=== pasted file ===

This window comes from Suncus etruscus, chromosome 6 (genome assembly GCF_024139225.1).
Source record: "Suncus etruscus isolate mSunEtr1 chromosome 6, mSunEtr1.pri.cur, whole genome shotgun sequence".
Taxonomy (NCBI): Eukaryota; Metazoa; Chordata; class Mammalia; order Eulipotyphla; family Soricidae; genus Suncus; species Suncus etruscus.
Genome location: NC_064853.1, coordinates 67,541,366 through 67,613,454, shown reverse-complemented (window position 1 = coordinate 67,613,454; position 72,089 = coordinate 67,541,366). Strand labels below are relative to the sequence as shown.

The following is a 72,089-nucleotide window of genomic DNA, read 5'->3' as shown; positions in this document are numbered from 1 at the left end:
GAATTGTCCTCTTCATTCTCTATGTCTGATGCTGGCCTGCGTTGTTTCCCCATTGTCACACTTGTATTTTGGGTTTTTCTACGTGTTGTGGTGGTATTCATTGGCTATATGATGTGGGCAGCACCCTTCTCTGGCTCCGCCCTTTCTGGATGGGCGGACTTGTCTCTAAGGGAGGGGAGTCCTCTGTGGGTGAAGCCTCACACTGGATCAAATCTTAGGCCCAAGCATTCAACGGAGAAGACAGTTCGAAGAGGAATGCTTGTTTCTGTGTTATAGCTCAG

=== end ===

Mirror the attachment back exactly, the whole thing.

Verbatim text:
This window comes from Suncus etruscus, chromosome 6 (genome assembly GCF_024139225.1).
Source record: "Suncus etruscus isolate mSunEtr1 chromosome 6, mSunEtr1.pri.cur, whole genome shotgun sequence".
Taxonomy (NCBI): Eukaryota; Metazoa; Chordata; class Mammalia; order Eulipotyphla; family Soricidae; genus Suncus; species Suncus etruscus.
Genome location: NC_064853.1, coordinates 67,541,366 through 67,613,454, shown reverse-complemented (window position 1 = coordinate 67,613,454; position 72,089 = coordinate 67,541,366). Strand labels below are relative to the sequence as shown.

The following is a 72,089-nucleotide window of genomic DNA, read 5'->3' as shown; positions in this document are numbered from 1 at the left end:
GAATTGTCCTCTTCATTCTCTATGTCTGATGCTGGCCTGCGTTGTTTCCCCATTGTCACACTTGTATTTTGGGTTTTTCTACGTGTTGTGGTGGTATTCATTGGCTATATGATGTGGGCAGCACCCTTCTCTGGCTCCGCCCTTTCTGGATGGGCGGACTTGTCTCTAAGGGAGGGGAGTCCTCTGTGGGTGAAGCCTCACACTGGATCAAATCTTAGGCCCAAGCATTCAACGGAGAAGACAGTTCGAAGAGGAATGCTTGTTTCTGTGTTATAGCTCAG